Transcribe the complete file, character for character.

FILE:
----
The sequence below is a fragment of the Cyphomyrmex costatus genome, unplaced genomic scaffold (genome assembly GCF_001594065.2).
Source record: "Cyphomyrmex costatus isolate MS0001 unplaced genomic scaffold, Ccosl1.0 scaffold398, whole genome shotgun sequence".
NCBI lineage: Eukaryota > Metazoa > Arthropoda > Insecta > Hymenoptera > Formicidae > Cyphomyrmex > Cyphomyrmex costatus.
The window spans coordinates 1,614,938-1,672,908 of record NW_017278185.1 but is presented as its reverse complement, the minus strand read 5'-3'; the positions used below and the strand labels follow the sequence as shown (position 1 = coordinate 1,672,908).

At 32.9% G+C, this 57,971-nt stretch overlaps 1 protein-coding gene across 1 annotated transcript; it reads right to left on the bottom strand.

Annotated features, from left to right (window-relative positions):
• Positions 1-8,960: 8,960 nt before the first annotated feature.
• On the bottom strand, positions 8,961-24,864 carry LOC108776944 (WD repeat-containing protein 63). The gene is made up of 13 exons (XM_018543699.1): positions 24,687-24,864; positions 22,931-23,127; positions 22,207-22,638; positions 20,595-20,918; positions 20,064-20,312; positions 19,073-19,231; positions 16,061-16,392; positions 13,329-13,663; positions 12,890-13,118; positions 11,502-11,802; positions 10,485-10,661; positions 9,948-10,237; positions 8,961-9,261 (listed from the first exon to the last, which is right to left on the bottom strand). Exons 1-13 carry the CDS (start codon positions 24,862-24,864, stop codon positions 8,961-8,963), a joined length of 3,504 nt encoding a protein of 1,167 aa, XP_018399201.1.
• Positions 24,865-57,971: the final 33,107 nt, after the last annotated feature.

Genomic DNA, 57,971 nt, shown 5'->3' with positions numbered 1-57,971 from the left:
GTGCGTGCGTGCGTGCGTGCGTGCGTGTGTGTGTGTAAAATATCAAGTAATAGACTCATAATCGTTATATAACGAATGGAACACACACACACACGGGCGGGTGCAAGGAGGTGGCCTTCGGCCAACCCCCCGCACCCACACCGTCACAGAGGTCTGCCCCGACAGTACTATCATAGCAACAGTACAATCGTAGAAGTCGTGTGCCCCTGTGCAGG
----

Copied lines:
The sequence below is a fragment of the Cyphomyrmex costatus genome, unplaced genomic scaffold (genome assembly GCF_001594065.2).
Source record: "Cyphomyrmex costatus isolate MS0001 unplaced genomic scaffold, Ccosl1.0 scaffold398, whole genome shotgun sequence".
NCBI lineage: Eukaryota > Metazoa > Arthropoda > Insecta > Hymenoptera > Formicidae > Cyphomyrmex > Cyphomyrmex costatus.
The window spans coordinates 1,614,938-1,672,908 of record NW_017278185.1 but is presented as its reverse complement, the minus strand read 5'-3'; the positions used below and the strand labels follow the sequence as shown (position 1 = coordinate 1,672,908).

At 32.9% G+C, this 57,971-nt stretch overlaps 1 protein-coding gene across 1 annotated transcript; it reads right to left on the bottom strand.

Annotated features, from left to right (window-relative positions):
• Positions 1-8,960: 8,960 nt before the first annotated feature.
• On the bottom strand, positions 8,961-24,864 carry LOC108776944 (WD repeat-containing protein 63). The gene is made up of 13 exons (XM_018543699.1): positions 24,687-24,864; positions 22,931-23,127; positions 22,207-22,638; positions 20,595-20,918; positions 20,064-20,312; positions 19,073-19,231; positions 16,061-16,392; positions 13,329-13,663; positions 12,890-13,118; positions 11,502-11,802; positions 10,485-10,661; positions 9,948-10,237; positions 8,961-9,261 (listed from the first exon to the last, which is right to left on the bottom strand). Exons 1-13 carry the CDS (start codon positions 24,862-24,864, stop codon positions 8,961-8,963), a joined length of 3,504 nt encoding a protein of 1,167 aa, XP_018399201.1.
• Positions 24,865-57,971: the final 33,107 nt, after the last annotated feature.

Genomic DNA, 57,971 nt, shown 5'->3' with positions numbered 1-57,971 from the left:
GTGCGTGCGTGCGTGCGTGCGTGCGTGTGTGTGTGTAAAATATCAAGTAATAGACTCATAATCGTTATATAACGAATGGAACACACACACACACGGGCGGGTGCAAGGAGGTGGCCTTCGGCCAACCCCCCGCACCCACACCGTCACAGAGGTCTGCCCCGACAGTACTATCATAGCAACAGTACAATCGTAGAAGTCGTGTGCCCCTGTGCAGG